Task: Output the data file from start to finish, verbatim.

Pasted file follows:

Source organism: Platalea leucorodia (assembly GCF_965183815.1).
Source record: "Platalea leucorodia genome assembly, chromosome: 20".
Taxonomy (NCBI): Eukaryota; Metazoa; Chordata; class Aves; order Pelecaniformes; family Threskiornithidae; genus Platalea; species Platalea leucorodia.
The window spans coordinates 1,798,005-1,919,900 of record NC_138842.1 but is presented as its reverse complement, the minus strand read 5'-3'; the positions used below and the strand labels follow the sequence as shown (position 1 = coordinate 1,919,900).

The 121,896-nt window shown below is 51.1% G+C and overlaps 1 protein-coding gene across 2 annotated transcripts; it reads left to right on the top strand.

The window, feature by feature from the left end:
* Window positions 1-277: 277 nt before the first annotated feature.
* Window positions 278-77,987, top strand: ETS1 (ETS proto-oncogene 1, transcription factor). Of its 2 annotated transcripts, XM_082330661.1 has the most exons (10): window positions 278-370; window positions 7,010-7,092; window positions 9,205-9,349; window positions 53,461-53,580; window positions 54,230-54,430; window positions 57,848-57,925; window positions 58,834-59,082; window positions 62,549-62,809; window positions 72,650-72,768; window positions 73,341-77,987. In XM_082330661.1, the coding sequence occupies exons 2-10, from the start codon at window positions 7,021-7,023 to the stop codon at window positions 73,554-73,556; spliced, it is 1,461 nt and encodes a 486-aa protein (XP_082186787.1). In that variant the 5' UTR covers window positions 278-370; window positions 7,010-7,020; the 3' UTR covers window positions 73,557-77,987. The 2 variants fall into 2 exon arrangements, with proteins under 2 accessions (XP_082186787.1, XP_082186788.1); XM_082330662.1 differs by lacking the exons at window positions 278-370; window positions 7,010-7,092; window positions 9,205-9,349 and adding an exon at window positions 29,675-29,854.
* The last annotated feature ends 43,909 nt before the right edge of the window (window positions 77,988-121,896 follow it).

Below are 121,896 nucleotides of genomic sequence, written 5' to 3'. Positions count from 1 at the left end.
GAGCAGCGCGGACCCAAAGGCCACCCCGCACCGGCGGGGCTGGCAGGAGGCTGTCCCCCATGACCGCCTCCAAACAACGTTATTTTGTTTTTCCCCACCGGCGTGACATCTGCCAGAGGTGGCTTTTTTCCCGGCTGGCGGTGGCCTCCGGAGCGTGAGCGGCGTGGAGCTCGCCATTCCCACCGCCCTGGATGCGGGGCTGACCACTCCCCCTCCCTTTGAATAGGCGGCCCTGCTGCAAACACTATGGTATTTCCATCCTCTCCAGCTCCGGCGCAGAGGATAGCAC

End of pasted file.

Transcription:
Source organism: Platalea leucorodia (assembly GCF_965183815.1).
Source record: "Platalea leucorodia genome assembly, chromosome: 20".
Taxonomy (NCBI): Eukaryota; Metazoa; Chordata; class Aves; order Pelecaniformes; family Threskiornithidae; genus Platalea; species Platalea leucorodia.
The window spans coordinates 1,798,005-1,919,900 of record NC_138842.1 but is presented as its reverse complement, the minus strand read 5'-3'; the positions used below and the strand labels follow the sequence as shown (position 1 = coordinate 1,919,900).

The 121,896-nt window shown below is 51.1% G+C and overlaps 1 protein-coding gene across 2 annotated transcripts; it reads left to right on the top strand.

The window, feature by feature from the left end:
* Window positions 1-277: 277 nt before the first annotated feature.
* Window positions 278-77,987, top strand: ETS1 (ETS proto-oncogene 1, transcription factor). Of its 2 annotated transcripts, XM_082330661.1 has the most exons (10): window positions 278-370; window positions 7,010-7,092; window positions 9,205-9,349; window positions 53,461-53,580; window positions 54,230-54,430; window positions 57,848-57,925; window positions 58,834-59,082; window positions 62,549-62,809; window positions 72,650-72,768; window positions 73,341-77,987. In XM_082330661.1, the coding sequence occupies exons 2-10, from the start codon at window positions 7,021-7,023 to the stop codon at window positions 73,554-73,556; spliced, it is 1,461 nt and encodes a 486-aa protein (XP_082186787.1). In that variant the 5' UTR covers window positions 278-370; window positions 7,010-7,020; the 3' UTR covers window positions 73,557-77,987. The 2 variants fall into 2 exon arrangements, with proteins under 2 accessions (XP_082186787.1, XP_082186788.1); XM_082330662.1 differs by lacking the exons at window positions 278-370; window positions 7,010-7,092; window positions 9,205-9,349 and adding an exon at window positions 29,675-29,854.
* The last annotated feature ends 43,909 nt before the right edge of the window (window positions 77,988-121,896 follow it).

Below are 121,896 nucleotides of genomic sequence, written 5' to 3'. Positions count from 1 at the left end.
GAGCAGCGCGGACCCAAAGGCCACCCCGCACCGGCGGGGCTGGCAGGAGGCTGTCCCCCATGACCGCCTCCAAACAACGTTATTTTGTTTTTCCCCACCGGCGTGACATCTGCCAGAGGTGGCTTTTTTCCCGGCTGGCGGTGGCCTCCGGAGCGTGAGCGGCGTGGAGCTCGCCATTCCCACCGCCCTGGATGCGGGGCTGACCACTCCCCCTCCCTTTGAATAGGCGGCCCTGCTGCAAACACTATGGTATTTCCATCCTCTCCAGCTCCGGCGCAGAGGATAGCAC